Friday, November 20, 2009


Every now and then I come across one of those news stories that completely outrages me. Today I found one of them. The United States Post Office has canceled their Letters to Santa program. It started back in the 1950s and has continued through volunteer efforts in North Pole, Alaska. Children who send letters to Santa Claus, North Pole, would have their letter read and a return letter sent by these volunteers. I remember receiving one when I was a kid, and I treasured it! Doogie and Molly sent several over the years and sometimes it seemed as though the writer remembered them from the previous years, making the letters personal and special. Mia has sent letters for the last couple of years, in fact I just mailed on Thursday her letter from this year!

But the USPS is bringing an end to that tradition, citing "security issues." Instead they will treat children's letters as waste and shred them. To me, that feels like a betrayal of every child who wrote a letter. While they may not expect a return letter, they most certainly do not expect their carefully penned message to be classified as garbage and destroyed.

The government has enough spare time and money to search my mail to make sure that I'm not sending computer games and labeling it as books, but not enough to continue this 50 year old program. Ugh!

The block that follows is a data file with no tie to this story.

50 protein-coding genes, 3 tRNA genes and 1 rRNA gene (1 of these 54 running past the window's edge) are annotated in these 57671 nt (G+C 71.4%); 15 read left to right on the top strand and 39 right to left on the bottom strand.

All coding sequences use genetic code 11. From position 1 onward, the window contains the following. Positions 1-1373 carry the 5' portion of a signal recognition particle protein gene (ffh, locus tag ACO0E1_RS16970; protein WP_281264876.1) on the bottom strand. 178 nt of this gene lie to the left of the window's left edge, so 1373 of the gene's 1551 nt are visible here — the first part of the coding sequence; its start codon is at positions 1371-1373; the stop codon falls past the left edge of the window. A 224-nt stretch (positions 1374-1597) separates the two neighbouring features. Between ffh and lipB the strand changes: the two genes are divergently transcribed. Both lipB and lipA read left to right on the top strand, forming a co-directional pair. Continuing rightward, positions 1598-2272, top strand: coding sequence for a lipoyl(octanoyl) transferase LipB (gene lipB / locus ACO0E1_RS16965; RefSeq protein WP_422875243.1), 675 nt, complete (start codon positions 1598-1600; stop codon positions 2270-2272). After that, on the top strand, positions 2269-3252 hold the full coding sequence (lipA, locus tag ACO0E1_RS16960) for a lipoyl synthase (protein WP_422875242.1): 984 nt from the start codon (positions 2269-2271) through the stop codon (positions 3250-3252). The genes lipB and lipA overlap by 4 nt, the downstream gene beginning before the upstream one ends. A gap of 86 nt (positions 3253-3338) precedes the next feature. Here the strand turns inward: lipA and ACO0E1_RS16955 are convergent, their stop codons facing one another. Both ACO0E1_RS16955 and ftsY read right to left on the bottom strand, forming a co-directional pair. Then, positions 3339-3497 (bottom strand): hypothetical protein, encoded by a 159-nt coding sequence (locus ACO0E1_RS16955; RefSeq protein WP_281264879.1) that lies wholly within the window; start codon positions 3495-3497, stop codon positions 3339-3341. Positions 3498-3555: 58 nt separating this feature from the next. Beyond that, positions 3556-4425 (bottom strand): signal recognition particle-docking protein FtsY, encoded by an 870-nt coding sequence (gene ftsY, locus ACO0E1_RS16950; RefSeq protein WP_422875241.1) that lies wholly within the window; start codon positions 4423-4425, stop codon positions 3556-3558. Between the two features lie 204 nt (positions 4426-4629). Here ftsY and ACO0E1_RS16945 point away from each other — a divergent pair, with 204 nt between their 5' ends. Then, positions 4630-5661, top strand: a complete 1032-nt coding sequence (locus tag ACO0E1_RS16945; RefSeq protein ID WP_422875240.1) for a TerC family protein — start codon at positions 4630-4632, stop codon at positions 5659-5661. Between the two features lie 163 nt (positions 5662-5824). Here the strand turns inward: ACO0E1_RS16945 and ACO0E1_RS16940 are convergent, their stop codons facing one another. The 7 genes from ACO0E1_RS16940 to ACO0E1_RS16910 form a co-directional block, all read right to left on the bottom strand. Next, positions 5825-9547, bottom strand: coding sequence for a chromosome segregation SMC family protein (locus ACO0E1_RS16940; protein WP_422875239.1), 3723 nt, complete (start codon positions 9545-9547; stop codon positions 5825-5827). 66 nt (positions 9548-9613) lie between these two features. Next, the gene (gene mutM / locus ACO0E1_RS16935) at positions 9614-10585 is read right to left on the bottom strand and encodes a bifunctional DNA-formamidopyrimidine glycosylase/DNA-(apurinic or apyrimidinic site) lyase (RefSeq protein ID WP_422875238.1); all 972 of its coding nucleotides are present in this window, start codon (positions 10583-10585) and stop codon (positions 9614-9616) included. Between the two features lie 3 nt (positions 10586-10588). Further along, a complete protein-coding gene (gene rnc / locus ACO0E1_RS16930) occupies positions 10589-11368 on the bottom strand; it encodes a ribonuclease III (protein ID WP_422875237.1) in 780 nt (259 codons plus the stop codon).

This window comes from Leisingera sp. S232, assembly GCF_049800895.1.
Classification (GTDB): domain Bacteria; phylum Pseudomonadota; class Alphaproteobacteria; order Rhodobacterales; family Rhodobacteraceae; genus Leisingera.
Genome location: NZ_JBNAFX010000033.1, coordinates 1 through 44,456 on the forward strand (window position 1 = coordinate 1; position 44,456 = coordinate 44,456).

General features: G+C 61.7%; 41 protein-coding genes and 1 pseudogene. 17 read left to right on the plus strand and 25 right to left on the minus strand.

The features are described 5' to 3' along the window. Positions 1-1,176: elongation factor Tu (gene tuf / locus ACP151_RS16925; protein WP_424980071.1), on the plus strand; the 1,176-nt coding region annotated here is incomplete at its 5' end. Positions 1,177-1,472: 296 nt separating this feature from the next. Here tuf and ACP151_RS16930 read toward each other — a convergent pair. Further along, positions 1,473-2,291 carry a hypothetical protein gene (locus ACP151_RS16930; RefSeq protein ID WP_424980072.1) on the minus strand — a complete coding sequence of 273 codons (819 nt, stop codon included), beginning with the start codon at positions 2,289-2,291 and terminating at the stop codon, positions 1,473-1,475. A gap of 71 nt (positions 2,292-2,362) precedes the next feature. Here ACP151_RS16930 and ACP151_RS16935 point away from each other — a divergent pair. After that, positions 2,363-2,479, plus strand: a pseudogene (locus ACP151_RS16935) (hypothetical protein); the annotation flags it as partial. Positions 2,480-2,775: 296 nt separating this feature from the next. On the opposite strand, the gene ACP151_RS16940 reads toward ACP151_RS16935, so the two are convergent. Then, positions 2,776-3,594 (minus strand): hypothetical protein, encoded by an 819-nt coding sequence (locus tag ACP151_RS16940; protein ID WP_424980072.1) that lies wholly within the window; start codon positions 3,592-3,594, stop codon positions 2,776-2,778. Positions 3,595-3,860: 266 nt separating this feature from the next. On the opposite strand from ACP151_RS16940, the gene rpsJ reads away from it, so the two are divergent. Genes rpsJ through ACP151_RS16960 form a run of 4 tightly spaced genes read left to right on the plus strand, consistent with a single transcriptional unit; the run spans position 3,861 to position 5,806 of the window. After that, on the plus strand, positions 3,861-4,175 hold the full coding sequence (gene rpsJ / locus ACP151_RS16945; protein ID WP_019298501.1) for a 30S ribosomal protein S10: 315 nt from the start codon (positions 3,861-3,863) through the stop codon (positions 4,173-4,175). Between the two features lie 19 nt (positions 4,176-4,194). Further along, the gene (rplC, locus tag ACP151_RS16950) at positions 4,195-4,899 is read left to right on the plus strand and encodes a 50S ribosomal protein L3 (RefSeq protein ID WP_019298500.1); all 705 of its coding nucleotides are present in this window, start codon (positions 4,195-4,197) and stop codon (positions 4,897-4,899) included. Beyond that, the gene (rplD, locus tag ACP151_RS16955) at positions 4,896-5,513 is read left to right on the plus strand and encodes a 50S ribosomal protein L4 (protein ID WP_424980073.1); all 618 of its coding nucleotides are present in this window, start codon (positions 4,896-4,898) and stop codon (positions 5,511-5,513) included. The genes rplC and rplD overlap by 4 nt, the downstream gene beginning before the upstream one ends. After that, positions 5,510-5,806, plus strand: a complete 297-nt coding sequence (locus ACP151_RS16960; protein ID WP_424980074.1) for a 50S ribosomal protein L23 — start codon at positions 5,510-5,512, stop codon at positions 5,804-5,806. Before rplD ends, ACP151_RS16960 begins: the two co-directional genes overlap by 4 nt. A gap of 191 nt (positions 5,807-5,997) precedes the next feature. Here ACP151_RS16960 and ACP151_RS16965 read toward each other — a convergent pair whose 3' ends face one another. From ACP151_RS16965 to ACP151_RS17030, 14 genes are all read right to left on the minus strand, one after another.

Thirsty by Tracey Bateman is not exactly Twilight for Christians. Nina Parker is struggling with her newfound sobriety after years of alcohol abuse that has destroyed her family. Divorced and without custody of her two children, she returns to the hometown she abandoned seventeen years ago. Daugher Meaghan is going with her, which doesn't please Meggie one bit, to help repair the damaged mother/daughter relationship. Their recovery is pushed to the back burner when a series of graphically brutal murders terrifies the town. Bateman meticulously renders the battle of an addict; Nina faces constant reminders of her disease, which run parallel to another character's addiction in the novel. I hope that this isn't the only book Bateman writes about Markus and his disease; it deserves a fuller treatment with explanation as to origin and such.

Thank you for Random House for providing me with a copy of this book!

The winner of this book was Cheryl Vanden Heuvel. Congrats to her! I'm starting another contest on Sunday for a set of children's books you won't want to miss!